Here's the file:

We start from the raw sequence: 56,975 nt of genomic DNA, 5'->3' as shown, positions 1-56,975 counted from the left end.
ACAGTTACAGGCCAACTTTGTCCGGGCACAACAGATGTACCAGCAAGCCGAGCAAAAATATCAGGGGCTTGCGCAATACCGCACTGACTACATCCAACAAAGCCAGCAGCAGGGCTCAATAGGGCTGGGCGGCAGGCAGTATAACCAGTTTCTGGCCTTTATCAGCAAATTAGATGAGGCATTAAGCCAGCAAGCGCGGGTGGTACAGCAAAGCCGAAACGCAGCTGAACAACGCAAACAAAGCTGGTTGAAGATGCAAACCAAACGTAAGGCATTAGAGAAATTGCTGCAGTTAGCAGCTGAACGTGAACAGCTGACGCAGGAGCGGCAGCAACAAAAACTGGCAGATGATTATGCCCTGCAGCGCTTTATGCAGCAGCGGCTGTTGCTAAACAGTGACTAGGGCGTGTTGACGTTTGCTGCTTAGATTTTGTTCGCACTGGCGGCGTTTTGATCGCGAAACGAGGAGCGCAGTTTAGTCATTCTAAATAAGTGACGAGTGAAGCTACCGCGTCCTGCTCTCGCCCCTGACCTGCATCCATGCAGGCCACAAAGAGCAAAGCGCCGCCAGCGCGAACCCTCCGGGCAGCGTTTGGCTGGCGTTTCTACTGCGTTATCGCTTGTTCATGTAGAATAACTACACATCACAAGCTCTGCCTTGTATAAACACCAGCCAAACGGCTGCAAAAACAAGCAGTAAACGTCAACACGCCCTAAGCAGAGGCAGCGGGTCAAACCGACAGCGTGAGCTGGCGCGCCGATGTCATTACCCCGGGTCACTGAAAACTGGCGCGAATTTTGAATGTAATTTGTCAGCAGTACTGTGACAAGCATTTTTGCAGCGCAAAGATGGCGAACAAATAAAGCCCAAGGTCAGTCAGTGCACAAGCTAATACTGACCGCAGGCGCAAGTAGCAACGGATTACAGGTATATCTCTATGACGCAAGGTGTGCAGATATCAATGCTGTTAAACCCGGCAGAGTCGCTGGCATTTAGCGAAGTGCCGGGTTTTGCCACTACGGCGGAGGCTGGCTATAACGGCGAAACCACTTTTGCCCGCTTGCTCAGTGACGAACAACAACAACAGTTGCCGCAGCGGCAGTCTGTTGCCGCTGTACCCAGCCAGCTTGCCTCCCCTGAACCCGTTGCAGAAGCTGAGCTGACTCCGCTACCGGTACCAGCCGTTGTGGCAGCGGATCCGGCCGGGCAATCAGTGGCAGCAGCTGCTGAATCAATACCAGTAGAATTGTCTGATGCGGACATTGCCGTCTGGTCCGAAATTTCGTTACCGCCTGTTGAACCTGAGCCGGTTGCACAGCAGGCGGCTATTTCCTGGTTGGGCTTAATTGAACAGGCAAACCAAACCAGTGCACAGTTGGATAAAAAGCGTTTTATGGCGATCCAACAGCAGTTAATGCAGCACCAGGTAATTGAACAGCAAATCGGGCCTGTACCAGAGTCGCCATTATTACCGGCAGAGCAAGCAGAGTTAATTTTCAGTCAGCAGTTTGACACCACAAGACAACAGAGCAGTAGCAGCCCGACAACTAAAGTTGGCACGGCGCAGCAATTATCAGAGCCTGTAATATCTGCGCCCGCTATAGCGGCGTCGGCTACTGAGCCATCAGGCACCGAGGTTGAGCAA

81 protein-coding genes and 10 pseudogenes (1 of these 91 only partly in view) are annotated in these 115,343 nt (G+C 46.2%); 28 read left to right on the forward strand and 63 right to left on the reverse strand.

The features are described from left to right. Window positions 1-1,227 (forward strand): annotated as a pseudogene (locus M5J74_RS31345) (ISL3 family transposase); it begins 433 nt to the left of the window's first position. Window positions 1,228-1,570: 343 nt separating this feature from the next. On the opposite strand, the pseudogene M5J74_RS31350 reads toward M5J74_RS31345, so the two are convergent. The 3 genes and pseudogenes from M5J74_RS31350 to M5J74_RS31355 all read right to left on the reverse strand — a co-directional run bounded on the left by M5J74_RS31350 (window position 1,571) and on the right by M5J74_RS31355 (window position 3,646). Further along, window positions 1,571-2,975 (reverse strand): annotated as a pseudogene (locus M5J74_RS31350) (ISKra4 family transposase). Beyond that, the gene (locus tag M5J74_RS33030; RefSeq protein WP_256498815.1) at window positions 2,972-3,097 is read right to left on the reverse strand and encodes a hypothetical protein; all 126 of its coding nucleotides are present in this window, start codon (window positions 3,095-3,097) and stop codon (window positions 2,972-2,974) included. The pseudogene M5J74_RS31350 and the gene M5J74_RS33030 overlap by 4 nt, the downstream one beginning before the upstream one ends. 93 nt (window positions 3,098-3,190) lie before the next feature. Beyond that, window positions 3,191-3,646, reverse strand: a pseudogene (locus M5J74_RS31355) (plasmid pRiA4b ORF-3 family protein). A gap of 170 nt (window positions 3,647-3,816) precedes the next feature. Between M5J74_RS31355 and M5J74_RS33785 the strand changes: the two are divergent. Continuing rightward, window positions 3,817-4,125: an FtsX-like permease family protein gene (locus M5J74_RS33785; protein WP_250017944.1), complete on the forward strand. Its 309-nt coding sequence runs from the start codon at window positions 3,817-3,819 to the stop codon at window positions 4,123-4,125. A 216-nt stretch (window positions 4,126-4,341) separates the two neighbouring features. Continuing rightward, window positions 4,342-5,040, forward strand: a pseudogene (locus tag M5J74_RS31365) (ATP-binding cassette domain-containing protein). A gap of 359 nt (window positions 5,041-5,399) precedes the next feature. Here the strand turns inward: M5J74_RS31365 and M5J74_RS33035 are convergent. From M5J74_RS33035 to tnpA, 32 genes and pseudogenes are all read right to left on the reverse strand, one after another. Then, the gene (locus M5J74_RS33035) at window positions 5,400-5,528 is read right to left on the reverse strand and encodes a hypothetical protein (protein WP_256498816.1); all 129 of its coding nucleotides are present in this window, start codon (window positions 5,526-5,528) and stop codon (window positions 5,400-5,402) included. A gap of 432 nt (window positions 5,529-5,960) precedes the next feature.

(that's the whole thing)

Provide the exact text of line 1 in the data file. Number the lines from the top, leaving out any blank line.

We start from the raw sequence: 56,975 nt of genomic DNA, 5'->3' as shown, positions 1-56,975 counted from the left end.